Sprouted Wheat Stuffing Balls with Sausage

As much as I love holiday traditions and flavors I LOVE to step outside the box too. Traditional Thanksgiving stuffing baked inside a big pan (or bird) is great, but I wanted to stir the pot a bit. Making balls out of stuffing put a twist on a classic.  These Stuffing Balls were a hit with my husband, myself and the kids.  They are a fun, tasty, healthy take on a holiday tradition.  The little sausage surprise inside makes each one extra special. These can also be served as appetizers. Make them big or small, whatever you like!

yellow plate w-type

Yes, even your holiday stuffing can be loaded with good for you ingredients and still taste amazing.  With my recipe we get loads of unrefined whole grains in the sprouted wheat bread.  This type of bread is also known as “flourless bread.”

Why are sprouted grain foods so good for us?  How is sprouted different from regular yeasted bread?

  • This bread is closer to the source.  Less refined ingredients means more health benefits coming our way.
  • The grains are sprouted before they are made into flour.  This increases the valuable vitamins, minerals, fiber and protein in the grain.
  • The flavor in sprouted bread is amplified and made more fabulous, because the ingredients are truer to their source.
  • There is no yeast added to sprouted grain breads.  Many people with an intolerance to traditional wheat based, yeasted bread do OK with sprouted grains.
  • Most sprouted breads are ec0-friendly, made with sustainable, organic ingredients.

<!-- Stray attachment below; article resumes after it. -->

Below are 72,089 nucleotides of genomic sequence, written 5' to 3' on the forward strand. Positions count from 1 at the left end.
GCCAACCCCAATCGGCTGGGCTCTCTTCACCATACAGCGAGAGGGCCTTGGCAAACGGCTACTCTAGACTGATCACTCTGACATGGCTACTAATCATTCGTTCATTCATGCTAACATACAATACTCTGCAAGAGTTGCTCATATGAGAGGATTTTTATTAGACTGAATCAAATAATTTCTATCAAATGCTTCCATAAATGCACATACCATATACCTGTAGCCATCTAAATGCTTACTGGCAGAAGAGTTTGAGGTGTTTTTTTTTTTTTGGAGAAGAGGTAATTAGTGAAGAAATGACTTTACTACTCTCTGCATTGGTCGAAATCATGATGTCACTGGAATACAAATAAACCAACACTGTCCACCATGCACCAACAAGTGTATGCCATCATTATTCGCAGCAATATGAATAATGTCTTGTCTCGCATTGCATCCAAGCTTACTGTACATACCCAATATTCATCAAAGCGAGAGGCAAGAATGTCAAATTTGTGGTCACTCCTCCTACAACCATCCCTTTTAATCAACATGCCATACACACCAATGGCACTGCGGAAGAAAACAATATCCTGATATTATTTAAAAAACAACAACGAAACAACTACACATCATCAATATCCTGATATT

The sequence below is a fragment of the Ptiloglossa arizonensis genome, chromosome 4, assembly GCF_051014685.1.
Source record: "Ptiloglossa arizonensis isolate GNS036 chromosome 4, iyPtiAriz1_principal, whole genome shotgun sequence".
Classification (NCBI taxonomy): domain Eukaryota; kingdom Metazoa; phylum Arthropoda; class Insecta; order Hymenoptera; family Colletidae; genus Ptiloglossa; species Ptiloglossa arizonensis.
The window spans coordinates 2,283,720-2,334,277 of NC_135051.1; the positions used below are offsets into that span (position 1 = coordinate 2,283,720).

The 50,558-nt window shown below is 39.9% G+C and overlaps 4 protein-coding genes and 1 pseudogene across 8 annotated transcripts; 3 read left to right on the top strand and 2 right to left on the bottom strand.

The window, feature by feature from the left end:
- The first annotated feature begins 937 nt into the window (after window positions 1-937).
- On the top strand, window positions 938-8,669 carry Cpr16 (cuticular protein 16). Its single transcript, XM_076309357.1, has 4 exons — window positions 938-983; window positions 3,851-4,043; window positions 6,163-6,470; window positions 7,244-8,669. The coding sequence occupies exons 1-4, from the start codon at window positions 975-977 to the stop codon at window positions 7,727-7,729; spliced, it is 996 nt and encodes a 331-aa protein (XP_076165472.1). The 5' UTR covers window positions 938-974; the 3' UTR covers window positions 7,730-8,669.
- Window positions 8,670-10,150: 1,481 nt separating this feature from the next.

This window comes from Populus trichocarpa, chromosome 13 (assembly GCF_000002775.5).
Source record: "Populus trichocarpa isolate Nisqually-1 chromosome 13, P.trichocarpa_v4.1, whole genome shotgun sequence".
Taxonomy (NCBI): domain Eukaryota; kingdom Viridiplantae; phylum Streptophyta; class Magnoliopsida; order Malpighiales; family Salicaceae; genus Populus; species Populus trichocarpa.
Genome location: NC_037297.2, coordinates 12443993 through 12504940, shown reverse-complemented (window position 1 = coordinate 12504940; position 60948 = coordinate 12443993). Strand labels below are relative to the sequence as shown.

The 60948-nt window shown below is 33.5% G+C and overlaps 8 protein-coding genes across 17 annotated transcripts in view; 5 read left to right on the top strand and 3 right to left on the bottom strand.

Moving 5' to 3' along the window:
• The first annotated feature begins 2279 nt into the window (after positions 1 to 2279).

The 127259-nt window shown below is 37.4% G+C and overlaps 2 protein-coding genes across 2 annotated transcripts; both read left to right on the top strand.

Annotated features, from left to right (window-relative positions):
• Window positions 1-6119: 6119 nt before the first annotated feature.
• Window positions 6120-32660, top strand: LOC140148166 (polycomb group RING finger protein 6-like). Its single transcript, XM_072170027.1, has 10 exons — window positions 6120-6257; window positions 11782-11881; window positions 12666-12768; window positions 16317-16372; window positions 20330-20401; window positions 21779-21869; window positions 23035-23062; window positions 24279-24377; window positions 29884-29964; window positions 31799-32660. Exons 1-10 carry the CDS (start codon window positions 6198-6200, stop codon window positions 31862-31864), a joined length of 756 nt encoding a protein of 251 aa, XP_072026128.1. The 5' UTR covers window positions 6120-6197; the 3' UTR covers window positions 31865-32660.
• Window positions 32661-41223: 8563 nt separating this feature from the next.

• Here is a carb that is low on the Glycemic Index.  This means we can sustain healthy energy levels without huge sugar crashes.
  • Food for thought.  Go out and grab some sprouted bread next time you are at the market!

To read more about the health benefits of sprouted grains click the following links:

Associated Content: Health Benefits of Sprouted Grain Bread

Natural Therapy Pages: The Benefits of Sprouted Grains

baking sheet w-line

Sprouted Wheat Stuffing Balls {with Andouille Sausage}

Makes Ten 3″ Stuffing Balls

  • Source Organic ingredients when available
  • Shop for ingredients at the Amazon Store
  • As always, use your own taste buds to determine how you want to season your recipe.  My ingredient lists are wide open for interpretation.   I would love to hear your take!
  • You can visitEzekiel and Alvarado St. Bakery to see and buy the full range of their sprouted grain products.  Just remember to store your sprouted grain bread in the fridge to maintain it’s freshness!  I usually buy mine at Whole Foods


  • 1/2 Loaf Sprouted Grain Bread
  • 1 Onion finely chopped
  • Roughly 8 Cloves of Garlic, finely chopped
  • 2 Medium Carrots, finely chopped
  • 2 Celery Stalks, finely chopped
  • 1/2 Cup Shelled Roasted Chestnuts, finely chopped
  • 1 Tbs Rosemary, finely chopped (I used fresh, you might adjust a bit if you use dried.)
  • Cracked Black Pepper
  • Handful Fresh Italian Parsley, finely chopped (a few Tbs dried OK too)
  • 1 Cup hot Chicken or Vegetable broth
  • 1/2 cup Egg Whites
  • Splash of good Olive Oil
  • A few Nitrate free Chicken Andouille Sausage, browned and chopped into small pieces.


  • Preheat oven to 350˚F
  • Break bread into pieces, lay on a sheet pan in a single layer. Toast for about 15 minutes until browned and crispy.  You can toss once during cooking to ensure even toasting.
  • In a medium sauté pan set to medium heat, add splash of olive oil, onion and garlic.  Sauté for a few minutes until fragrant.  Add celery, carrots, pepper and rosemary.  Continue to cook until all veggies are softened and a bit caramelized.  Stir a few times to cook evenly.